Not since opening the pages of a worn copy of Howard Zinn A People’s History of the United States did I read a book on a subject I thought I knew a lot about, only to learn that I knew next to nothing. Journalist Kim Kelly Fight Like Hell: The Untold Story of American Labor is a fantastical ride that delves into the characters that created the labor and union protections we have today.
In just over 300 pages, Kelly expands the known universe of labor history by taking on fascinating but little-known characters like Ida Mae Stull (“L’Amazone des Charbonnières”) and breathe new life into their stories. Kelly recently spoke with The Progressive about her book, the research that went into it, and the current labor and union revival.
Q: please explain Fight like hell in your own words.
Kim Kelly: I see Fight like hell as the labor history of a marginalized people in the United States. It focuses specifically on the stories and struggles of people who have been excluded from this idea of the American dream and pushed to the margins of labor history and history in general. It primarily focuses on women, people of color, queer and trans workers, disabled workers, immigrant workers, sex workers, incarcerated workers, and probably a few other crossover identities. I tried to write a book about all the people I was interested in.
Q: Even though unions and work are an integral part of our history, we learn almost nothing about them in school.
Kelly: Yes, I grew up in the middle of nowhere. I never even went to college. I’m still not quite sure what it is. I just heard about it by osmosis because I went to a small brick school that looked like a kindergarten until eighth grade, all in the same building. And we weren’t very well funded and certainly weren’t progressive. So everything I learned about unions before I joined was basically from my father and my grandfather.
Q: Do you have a union family?
Kelly: Oh yeah, I’m third generation, which is a pretty great privilege to be able to say at this point. My grandfather is a steelworker, my grandmother is a teacher, my other grandfather is a construction worker, as well as all my uncles and my father. I wouldn’t even call them blue collar. Like, I don’t think anyone in my family ever wore a necklace.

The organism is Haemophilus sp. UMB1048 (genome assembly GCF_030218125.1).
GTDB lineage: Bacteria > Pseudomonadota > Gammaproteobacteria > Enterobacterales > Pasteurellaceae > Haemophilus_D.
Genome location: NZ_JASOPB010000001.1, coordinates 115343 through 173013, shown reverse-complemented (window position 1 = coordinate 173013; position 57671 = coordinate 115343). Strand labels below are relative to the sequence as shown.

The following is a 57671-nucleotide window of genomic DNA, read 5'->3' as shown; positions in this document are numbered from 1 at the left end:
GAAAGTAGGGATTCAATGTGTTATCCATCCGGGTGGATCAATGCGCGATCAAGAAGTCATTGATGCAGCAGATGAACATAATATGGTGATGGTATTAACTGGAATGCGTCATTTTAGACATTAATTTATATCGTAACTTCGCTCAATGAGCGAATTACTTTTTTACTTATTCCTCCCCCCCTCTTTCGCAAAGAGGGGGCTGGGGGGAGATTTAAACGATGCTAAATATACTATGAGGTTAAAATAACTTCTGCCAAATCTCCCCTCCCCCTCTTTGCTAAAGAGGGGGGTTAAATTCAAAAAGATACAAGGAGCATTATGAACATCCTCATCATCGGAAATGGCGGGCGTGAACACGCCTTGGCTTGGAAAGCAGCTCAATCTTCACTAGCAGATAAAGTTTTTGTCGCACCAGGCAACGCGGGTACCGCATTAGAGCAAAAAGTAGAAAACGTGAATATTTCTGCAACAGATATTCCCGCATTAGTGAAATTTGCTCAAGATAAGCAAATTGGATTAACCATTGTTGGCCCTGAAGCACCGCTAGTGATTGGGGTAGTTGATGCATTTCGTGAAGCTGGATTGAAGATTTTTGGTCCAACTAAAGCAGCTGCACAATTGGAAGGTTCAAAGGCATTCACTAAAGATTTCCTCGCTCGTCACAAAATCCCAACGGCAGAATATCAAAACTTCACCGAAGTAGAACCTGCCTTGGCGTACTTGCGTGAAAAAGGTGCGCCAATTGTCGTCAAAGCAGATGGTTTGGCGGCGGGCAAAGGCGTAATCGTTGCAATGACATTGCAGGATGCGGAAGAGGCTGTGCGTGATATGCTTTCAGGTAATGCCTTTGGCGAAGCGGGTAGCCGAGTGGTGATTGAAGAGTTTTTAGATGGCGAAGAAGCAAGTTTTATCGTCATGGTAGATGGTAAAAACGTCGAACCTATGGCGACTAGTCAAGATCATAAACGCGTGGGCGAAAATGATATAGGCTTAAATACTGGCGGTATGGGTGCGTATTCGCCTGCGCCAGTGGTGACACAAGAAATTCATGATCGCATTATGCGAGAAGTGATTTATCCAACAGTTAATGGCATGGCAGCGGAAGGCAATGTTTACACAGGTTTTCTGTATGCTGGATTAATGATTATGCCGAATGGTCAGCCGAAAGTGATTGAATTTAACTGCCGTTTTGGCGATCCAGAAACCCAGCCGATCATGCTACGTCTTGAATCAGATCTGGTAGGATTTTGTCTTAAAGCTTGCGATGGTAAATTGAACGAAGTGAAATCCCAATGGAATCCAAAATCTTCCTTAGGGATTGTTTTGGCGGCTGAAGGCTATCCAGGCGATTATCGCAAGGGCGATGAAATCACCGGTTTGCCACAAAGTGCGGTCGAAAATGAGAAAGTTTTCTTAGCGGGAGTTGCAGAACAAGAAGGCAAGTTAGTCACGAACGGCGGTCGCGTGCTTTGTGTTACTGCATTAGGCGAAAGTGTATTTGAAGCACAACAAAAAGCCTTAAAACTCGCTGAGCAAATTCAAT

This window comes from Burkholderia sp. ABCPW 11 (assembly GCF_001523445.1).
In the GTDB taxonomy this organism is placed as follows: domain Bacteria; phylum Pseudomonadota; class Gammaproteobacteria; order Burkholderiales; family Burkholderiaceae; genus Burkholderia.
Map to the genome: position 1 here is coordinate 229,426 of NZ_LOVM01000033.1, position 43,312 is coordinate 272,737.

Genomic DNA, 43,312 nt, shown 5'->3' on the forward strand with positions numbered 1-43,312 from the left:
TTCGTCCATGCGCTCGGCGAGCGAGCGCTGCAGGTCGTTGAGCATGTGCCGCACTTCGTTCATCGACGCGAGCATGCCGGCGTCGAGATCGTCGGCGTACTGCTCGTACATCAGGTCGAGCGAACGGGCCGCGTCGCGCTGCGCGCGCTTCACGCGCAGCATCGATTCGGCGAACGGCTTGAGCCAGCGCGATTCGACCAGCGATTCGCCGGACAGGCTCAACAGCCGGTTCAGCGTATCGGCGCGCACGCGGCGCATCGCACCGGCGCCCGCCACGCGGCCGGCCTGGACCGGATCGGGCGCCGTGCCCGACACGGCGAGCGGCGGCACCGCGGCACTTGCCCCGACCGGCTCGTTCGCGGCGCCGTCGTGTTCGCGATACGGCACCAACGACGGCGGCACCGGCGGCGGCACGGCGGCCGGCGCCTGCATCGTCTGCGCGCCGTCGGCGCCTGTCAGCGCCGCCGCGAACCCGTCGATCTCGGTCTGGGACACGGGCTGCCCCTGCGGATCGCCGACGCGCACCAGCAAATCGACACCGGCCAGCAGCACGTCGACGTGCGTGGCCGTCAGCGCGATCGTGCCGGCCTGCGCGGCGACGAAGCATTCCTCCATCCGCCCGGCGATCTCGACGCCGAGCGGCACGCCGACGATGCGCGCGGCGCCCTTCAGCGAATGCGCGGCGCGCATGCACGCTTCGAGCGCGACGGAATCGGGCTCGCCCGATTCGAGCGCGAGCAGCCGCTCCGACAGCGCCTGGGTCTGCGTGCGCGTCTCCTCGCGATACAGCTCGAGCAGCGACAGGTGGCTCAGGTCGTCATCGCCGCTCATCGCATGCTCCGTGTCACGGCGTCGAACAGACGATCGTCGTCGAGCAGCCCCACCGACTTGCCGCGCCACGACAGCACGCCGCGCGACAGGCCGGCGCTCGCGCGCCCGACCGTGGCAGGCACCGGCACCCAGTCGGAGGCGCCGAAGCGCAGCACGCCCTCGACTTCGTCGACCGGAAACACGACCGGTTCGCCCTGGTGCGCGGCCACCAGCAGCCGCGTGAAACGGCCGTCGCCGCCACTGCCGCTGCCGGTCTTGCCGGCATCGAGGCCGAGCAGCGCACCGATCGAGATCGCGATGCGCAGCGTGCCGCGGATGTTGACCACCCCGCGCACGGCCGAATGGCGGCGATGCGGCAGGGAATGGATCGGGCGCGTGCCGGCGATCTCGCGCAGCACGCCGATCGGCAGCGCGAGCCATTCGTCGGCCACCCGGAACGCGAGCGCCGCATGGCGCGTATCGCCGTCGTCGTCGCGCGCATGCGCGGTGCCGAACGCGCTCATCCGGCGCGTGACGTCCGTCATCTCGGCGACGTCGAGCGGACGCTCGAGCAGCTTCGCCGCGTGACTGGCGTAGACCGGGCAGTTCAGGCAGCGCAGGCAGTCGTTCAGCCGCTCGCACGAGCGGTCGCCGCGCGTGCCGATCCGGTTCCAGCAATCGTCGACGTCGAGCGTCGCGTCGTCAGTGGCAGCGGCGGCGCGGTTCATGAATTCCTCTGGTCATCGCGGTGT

Like, I don’t think anyone in my family ever wore a necklace.
Q: The mainstream media devote far less airtime to labor and labor issues than to, say, politics. And when they cover unions, as your book points out, it’s often dismissive. Why is that?
Kelly: Labor history is the most interesting history imaginable because it is the history of people. Everyone has had a job or will have a job, or is probably about to work right now. [Working] is one of the most universal experiences. So every type of person is involved in it. It’s crazy to me that this work, for a very long time, was consigned to the dusty pages of the business section. [They assume] there’s nothing sexy or cool or interesting about it. And the job is totally sexy. You need to go out and talk to people instead of analyzing them to death.
Q: Even the separation between workers in the private and public sectors, the mainstream press treats as if it were a completely different entity. As if there were unionized workers and then other people.
Kelly: That’s why I only read articles about work written by people as broke as me. This is where you get the real story. I think a lot of people get [these stories] now a lot more than they did, but there’s still that kind of golden “expert” type of person who takes advantage of a union without thinking of themselves as a worker or a member of a union. And they get all the attention, but fuck those guys.
Q: The media treats the Starbucks organization as an oddity, basically because they’re not, say, steelworkers.
Kelly: It’s not just white people with helmets. It is this kind of exclusionary rhetoric that has arisen throughout the history of labor in this country. Right now it’s this fictitious blue-collar versus white-collar opposition, but it used to be women. Before, they were black workers. It was – well, I shouldn’t say it was because it’s America, but it was transferred to Latinx immigrants.
There has always been someone, a group of workers who have been considered unorganizable, or undeserving, or somehow not in need of union protections because they don’t fit not this specific avatar of what a quoted union member should look like. And it’s always been bullshit because, look at my book, there’s about 300 million pages of people who don’t fit that description but who changed the world.
Q: As a progressive journalist who has covered Labor and as a history reader, I thought I had a good idea of Labor history. You have Haymarket and Matewan but other than that it’s dry and boring, if any.